Tests for living donation
The living donor must first undergo a blood test to determine blood type compatibility with the recipient.
Blood type compatibility chart
|Recipient’s blood type||Donor’s blood type|
|A||A or O|
|B||B or O|
|AB||A,B, AB or O|
If the donor and recipient have compatible blood types, the next step for the donor is a medical history review and a complete physical examination.
In the examination, doctors may commonly perform the following tests:
Tissue typing: the donor’s blood is drawn for tissue typing of the white blood cells. This test checks the tissue match between six codes on the donor and recipient cells. While still required as part of the transplant process, tissue typing is rarely a consideration for living organ donation.
Crossmatching: a blood test is done before the transplant to see if the potential recipient will react to the donor organ. If the crossmatch is “positive,” then the donor and patient are incompatible because antibodies will immediately react against the donor’s cells and consequently cause immediate loss of the transplant. If the crossmatch is “negative,” then the transplant may proceed. Crossmatching is routinely performed for kidney and pancreas transplants.
Antibody screen: an antibody is a protein substance made by the body’s immune system in response to an antigen (a foreign substance; for example, a transplanted organ, blood transfusion, virus, or pregnancy). Because the antibodies attack the transplanted organ, the antibody screen tests for panel reactive antibody (PRA). The white blood cells of the donor and the serum of the recipient are mixed to see if there are antibodies in the recipient that react with the antigens of the donor.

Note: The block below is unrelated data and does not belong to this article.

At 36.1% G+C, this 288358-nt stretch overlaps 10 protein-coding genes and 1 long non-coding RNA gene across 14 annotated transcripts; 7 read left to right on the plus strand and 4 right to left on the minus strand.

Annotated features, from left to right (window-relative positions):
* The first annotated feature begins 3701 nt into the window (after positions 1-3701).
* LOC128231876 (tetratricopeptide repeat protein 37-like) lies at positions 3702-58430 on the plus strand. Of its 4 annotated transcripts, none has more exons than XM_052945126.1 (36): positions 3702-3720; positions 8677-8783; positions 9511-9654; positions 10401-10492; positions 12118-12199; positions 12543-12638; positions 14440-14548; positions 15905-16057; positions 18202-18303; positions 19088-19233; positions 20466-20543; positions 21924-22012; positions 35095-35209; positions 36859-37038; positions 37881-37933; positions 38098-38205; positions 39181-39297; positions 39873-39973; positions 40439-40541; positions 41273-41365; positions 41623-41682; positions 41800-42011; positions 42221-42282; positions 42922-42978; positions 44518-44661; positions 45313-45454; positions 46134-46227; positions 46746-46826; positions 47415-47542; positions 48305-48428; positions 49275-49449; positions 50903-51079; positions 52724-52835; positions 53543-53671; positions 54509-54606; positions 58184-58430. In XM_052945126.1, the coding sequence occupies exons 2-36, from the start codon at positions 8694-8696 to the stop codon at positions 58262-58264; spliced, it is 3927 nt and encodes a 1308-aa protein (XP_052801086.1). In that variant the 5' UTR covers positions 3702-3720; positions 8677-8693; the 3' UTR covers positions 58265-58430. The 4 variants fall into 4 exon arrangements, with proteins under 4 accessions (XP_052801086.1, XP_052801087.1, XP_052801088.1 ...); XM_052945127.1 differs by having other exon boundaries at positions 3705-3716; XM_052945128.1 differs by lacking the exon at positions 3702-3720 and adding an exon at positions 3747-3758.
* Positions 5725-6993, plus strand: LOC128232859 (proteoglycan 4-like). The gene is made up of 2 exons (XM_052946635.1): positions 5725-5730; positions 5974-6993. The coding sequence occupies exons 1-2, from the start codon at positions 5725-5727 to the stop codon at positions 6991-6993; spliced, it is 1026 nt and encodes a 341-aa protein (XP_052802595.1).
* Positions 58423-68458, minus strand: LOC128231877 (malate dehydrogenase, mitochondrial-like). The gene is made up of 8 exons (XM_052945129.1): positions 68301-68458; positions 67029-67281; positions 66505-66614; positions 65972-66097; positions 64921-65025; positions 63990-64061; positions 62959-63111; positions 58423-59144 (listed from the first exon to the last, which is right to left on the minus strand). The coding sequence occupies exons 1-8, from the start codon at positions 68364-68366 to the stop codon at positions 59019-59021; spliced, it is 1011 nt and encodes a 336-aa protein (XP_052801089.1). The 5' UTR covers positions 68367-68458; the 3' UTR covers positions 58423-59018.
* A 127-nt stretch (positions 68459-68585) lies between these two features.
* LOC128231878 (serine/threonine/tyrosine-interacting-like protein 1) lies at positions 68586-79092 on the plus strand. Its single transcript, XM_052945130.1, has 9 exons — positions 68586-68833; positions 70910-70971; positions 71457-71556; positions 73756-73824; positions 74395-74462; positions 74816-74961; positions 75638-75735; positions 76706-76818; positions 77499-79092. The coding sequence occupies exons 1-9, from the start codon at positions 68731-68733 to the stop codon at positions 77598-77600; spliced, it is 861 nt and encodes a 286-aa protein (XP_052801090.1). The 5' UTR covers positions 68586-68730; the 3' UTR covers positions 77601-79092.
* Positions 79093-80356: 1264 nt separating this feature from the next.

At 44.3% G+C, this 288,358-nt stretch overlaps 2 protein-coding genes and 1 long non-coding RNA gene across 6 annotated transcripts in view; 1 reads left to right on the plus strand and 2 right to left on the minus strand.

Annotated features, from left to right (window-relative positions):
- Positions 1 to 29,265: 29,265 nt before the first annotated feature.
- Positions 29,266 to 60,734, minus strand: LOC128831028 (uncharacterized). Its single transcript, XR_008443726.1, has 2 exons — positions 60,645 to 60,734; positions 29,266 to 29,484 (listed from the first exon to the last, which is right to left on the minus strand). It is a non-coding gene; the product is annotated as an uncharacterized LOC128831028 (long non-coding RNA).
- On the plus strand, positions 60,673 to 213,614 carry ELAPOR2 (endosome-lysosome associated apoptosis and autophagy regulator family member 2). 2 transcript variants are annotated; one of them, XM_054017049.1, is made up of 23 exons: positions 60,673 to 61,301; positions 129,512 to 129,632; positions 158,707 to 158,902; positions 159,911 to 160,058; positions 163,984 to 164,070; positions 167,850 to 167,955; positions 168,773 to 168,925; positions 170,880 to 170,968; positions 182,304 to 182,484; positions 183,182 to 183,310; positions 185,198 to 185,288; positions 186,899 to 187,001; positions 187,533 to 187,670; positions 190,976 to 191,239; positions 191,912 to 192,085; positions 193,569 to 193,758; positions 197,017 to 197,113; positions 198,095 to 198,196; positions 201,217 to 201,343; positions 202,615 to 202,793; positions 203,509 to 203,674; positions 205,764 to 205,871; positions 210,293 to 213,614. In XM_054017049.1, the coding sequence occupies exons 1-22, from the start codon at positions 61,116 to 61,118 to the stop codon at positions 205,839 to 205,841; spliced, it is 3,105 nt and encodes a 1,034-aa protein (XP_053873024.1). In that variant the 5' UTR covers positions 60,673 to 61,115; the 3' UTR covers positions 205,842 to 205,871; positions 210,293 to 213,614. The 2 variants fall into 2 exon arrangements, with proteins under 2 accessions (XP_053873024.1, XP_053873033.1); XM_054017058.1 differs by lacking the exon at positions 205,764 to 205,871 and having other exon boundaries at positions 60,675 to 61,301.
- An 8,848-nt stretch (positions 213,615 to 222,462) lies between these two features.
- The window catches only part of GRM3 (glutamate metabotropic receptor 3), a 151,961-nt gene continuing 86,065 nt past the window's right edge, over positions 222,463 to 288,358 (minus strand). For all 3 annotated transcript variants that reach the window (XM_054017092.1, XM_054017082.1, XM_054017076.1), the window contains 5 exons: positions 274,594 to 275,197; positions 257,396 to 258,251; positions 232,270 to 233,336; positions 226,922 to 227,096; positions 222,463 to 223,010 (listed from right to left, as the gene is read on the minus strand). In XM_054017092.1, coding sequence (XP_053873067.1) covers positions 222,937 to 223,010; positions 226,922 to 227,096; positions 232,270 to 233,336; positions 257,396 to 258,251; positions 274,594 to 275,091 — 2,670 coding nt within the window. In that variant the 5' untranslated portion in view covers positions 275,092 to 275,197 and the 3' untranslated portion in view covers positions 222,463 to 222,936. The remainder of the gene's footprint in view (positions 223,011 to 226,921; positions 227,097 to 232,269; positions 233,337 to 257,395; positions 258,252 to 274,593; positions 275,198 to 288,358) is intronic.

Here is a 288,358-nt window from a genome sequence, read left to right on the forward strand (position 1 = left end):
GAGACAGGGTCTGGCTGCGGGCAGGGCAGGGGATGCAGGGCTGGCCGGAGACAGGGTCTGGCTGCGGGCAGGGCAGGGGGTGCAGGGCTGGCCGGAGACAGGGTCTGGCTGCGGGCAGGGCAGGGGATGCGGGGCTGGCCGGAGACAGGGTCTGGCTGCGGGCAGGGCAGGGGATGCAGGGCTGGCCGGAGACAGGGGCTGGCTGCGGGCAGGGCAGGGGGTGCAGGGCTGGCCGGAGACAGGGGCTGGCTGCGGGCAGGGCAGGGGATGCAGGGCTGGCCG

Urine tests: In the case of a kidney donation, urine samples are collected for 24 hours to assess the donor’s kidney function.
X-Rays: A chest X-Ray and an electrocardiogram (EKG) are performed to screen the donor for heart and lung disease.
Arteriogram: This set of tests involves injecting a liquid that is visible under X-Ray into the blood vessels to view the organ to be donated. This procedure is usually done on an outpatient basis, but in some cases it may require an overnight hospital stay.
Psychiatric and/or psychological evaluation: The donor and the recipient may undergo a psychiatric and/or psychological evaluation.
Gynecological examination: For all female donors, a complete gynecological examination is required. For females 32 years and older, a mammogram is also required. In general, the transplant nurse coordinator, in conjunction with your physician, can arrange testing.
Final blood test: Usually completed within 48 hours of surgery, the last blood test is another crossmatch. It is the final comparison of the donor’s blood cells and recipient’s blood serum to make sure that the recipient has not created any antibodies that would attack the donated organ.
While these tests are commonly done, an individual transplant program may require other tests it finds necessary to help ensure the health and suitability of a potential donor.
Reference and Publication Information
United Network for Organ Sharing (UNOS) is committed to providing accurate and reliable information for transplant patients. The content on this page was originally created on February 25, 2005 by UNOS and last modified on January 24, 2012.
This Web site is intended solely for the purpose of electronically providing the public with general health-related information and convenient access to the data resources. UNOS is not affiliated with any one product nor does UNOS assume responsibility for any error, omissions or other discrepancies.